What you need to know about the Tanzania Innovation Ecosystem

In 2011, Buni HubKinu Co-Creation Hub and Mara Space where the only players in Dar es Salaam with actual physical spaces to support urban entrepreneurs. The concept of working on startups and nurturing ideas was a new concept and each of these three hubs were testing which model works.

They piloted different programs and activities to support entrepreneurs and develop entrepreneurial communities in Dar es Salaam with focus on technology and innovation.

Things have changed a lot now; most global innovation ecosystem reports and maps still consider Tanzania among the countries with few spaces to support entrepreneurs. That was a fact a few years ago but it isn’t anymore.

With spaces cutting across sectors, locations, and communities they serve, Tanzania innovation ecosystem is among the most diverse innovation ecosystems.

From Data Labs, Arts Spaces, Living Lab, Community Spaces, Makerspaces, Creative Spaces, Incubators, and Accelerators; Technology Hubs are distributed across the country even in extremely rural areas.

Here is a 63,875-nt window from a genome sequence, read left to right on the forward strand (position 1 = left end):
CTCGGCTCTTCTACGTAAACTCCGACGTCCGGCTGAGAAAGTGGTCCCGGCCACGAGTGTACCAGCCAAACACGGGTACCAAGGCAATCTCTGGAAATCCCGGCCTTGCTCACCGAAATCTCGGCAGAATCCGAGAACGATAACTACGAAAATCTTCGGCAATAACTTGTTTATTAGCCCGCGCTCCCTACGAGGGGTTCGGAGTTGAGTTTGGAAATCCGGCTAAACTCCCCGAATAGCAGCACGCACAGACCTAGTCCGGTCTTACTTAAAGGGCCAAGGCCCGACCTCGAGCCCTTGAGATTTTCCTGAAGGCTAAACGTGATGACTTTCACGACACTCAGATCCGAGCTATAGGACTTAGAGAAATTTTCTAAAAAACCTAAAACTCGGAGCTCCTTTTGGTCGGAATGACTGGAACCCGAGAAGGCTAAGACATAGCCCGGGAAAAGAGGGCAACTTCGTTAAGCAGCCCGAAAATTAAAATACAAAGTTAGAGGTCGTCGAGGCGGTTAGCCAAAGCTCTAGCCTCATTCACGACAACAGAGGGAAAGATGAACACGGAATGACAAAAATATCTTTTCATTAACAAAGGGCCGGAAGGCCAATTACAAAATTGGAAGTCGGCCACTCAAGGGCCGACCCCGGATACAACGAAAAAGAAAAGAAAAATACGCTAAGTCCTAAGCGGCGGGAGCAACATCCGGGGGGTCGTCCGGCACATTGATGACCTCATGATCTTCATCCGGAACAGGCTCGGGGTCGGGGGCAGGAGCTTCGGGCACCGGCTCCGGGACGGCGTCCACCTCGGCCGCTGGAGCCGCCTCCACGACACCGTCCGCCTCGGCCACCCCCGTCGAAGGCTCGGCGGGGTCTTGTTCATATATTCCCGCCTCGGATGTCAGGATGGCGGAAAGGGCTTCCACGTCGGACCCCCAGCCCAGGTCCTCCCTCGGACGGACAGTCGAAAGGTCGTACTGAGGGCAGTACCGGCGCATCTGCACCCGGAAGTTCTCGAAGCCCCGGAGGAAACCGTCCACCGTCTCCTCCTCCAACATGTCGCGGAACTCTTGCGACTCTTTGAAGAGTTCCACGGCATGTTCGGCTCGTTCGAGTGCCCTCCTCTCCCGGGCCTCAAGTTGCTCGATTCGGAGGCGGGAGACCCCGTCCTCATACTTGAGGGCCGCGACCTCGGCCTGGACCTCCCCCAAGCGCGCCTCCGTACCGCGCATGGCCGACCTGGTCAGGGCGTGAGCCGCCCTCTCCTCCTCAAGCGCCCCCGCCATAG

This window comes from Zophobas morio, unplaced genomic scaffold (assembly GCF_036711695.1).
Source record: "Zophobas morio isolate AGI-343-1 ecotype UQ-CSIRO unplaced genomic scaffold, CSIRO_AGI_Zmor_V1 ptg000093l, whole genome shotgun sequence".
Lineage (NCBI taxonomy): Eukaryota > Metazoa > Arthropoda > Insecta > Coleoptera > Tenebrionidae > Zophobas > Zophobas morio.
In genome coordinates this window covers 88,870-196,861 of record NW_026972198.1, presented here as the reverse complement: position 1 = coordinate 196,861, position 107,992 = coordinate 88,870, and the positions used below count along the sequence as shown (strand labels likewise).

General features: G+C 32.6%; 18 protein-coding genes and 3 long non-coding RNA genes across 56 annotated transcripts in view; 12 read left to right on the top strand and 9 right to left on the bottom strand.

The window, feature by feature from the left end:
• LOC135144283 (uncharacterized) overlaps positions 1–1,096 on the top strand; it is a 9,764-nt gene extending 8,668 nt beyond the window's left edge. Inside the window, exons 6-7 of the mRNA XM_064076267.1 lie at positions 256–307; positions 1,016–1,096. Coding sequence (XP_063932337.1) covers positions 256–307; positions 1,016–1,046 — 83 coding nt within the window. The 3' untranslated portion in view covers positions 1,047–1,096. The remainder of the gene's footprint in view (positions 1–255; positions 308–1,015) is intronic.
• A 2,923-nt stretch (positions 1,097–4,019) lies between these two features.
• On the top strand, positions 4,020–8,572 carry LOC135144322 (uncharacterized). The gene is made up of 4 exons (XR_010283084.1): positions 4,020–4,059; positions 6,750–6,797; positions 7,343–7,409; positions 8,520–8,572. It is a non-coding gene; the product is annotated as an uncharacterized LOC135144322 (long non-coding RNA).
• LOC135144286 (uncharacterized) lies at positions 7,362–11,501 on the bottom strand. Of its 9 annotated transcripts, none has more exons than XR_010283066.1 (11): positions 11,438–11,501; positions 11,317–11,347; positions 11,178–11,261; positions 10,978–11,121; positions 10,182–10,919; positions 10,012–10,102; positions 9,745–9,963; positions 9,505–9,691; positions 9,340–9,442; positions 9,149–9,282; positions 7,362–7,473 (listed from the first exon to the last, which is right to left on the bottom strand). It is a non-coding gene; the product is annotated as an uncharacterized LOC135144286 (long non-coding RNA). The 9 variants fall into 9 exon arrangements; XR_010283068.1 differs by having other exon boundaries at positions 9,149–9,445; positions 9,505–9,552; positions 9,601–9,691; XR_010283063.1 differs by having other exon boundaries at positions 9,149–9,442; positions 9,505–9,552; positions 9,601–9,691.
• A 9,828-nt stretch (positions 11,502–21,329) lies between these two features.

The innovation ecosystem has evolved to have a specific focus on female entrepreneurs and innovators with programs targeting young and adult women on innovation, tech and entrepreneurship.

The most recent players in the area being Ndoto Hub and SafeSpaceco. They both offer support to women to develop their skills, build their confidence and explore opportunities.

The existing players such as SheCodesForChange and 'Apps and Girls' also continue to inspire more girls and young women in tech and leadership. Apps and Girls are working closely with Niwezeshe Lab another space in Dar es Salaam.

[caption id="" align="alignnone" width="800"] Ndoto Hub[/caption]

Some of the spaces such as Kiota Hub at Tumaini University, Data Lab at the University of Dar es Salaam and AMCET Hub at the Al Maktoum College or Engineering. They work directly with academic institutions which bring about better collaboration between academia and the ecosystem.

Data Lab priority focus is on data and how it is used to create impact. Kiota Hub helps to transform students ideas into early-stage business and AMCET Hub helps to build skills and capacity of the students by equipping them with in-demand skills.

Read About: These are the 3 latest tech hubs in Tanzania’s eco-system

The space of coworking is also growing; with new co-creation spaces, co-offices and even co-living spaces emerging. Seedstars have launched the first Seedspace in East and Central Africa in Tanzania.